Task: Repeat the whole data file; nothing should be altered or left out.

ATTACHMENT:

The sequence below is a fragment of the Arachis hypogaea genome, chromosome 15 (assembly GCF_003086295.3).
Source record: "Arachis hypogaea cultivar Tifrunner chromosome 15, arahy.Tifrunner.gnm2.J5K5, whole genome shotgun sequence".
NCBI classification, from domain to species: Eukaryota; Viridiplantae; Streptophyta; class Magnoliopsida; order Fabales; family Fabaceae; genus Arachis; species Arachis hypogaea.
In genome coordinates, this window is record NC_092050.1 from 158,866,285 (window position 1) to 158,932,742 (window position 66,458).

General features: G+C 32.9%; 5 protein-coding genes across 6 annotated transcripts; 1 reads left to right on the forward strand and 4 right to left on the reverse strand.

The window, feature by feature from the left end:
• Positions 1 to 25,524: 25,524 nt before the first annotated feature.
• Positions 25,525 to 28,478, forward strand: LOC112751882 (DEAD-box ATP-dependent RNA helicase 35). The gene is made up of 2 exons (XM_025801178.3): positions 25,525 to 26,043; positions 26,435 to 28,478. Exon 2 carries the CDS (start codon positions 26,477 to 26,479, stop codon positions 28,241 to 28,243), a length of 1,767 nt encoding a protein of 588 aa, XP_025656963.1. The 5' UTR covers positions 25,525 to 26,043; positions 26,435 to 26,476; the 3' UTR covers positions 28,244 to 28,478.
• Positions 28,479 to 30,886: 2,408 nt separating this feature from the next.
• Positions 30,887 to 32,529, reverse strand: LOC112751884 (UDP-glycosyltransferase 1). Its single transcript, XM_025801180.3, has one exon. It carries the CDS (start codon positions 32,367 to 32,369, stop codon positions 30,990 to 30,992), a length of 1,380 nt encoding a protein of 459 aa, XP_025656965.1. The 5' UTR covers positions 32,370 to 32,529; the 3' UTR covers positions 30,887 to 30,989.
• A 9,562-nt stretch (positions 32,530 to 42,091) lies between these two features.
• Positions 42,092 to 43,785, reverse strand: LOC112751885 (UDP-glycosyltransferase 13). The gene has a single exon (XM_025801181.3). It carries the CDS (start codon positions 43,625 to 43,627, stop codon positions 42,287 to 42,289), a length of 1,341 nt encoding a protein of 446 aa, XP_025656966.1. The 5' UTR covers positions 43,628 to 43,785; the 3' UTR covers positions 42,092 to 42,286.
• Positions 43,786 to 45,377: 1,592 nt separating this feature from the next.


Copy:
The sequence below is a fragment of the Arachis hypogaea genome, chromosome 15 (assembly GCF_003086295.3).
Source record: "Arachis hypogaea cultivar Tifrunner chromosome 15, arahy.Tifrunner.gnm2.J5K5, whole genome shotgun sequence".
NCBI classification, from domain to species: Eukaryota; Viridiplantae; Streptophyta; class Magnoliopsida; order Fabales; family Fabaceae; genus Arachis; species Arachis hypogaea.
In genome coordinates, this window is record NC_092050.1 from 158,866,285 (window position 1) to 158,932,742 (window position 66,458).

General features: G+C 32.9%; 5 protein-coding genes across 6 annotated transcripts; 1 reads left to right on the forward strand and 4 right to left on the reverse strand.

The window, feature by feature from the left end:
• Positions 1 to 25,524: 25,524 nt before the first annotated feature.
• Positions 25,525 to 28,478, forward strand: LOC112751882 (DEAD-box ATP-dependent RNA helicase 35). The gene is made up of 2 exons (XM_025801178.3): positions 25,525 to 26,043; positions 26,435 to 28,478. Exon 2 carries the CDS (start codon positions 26,477 to 26,479, stop codon positions 28,241 to 28,243), a length of 1,767 nt encoding a protein of 588 aa, XP_025656963.1. The 5' UTR covers positions 25,525 to 26,043; positions 26,435 to 26,476; the 3' UTR covers positions 28,244 to 28,478.
• Positions 28,479 to 30,886: 2,408 nt separating this feature from the next.
• Positions 30,887 to 32,529, reverse strand: LOC112751884 (UDP-glycosyltransferase 1). Its single transcript, XM_025801180.3, has one exon. It carries the CDS (start codon positions 32,367 to 32,369, stop codon positions 30,990 to 30,992), a length of 1,380 nt encoding a protein of 459 aa, XP_025656965.1. The 5' UTR covers positions 32,370 to 32,529; the 3' UTR covers positions 30,887 to 30,989.
• A 9,562-nt stretch (positions 32,530 to 42,091) lies between these two features.
• Positions 42,092 to 43,785, reverse strand: LOC112751885 (UDP-glycosyltransferase 13). The gene has a single exon (XM_025801181.3). It carries the CDS (start codon positions 43,625 to 43,627, stop codon positions 42,287 to 42,289), a length of 1,341 nt encoding a protein of 446 aa, XP_025656966.1. The 5' UTR covers positions 43,628 to 43,785; the 3' UTR covers positions 42,092 to 42,286.
• Positions 43,786 to 45,377: 1,592 nt separating this feature from the next.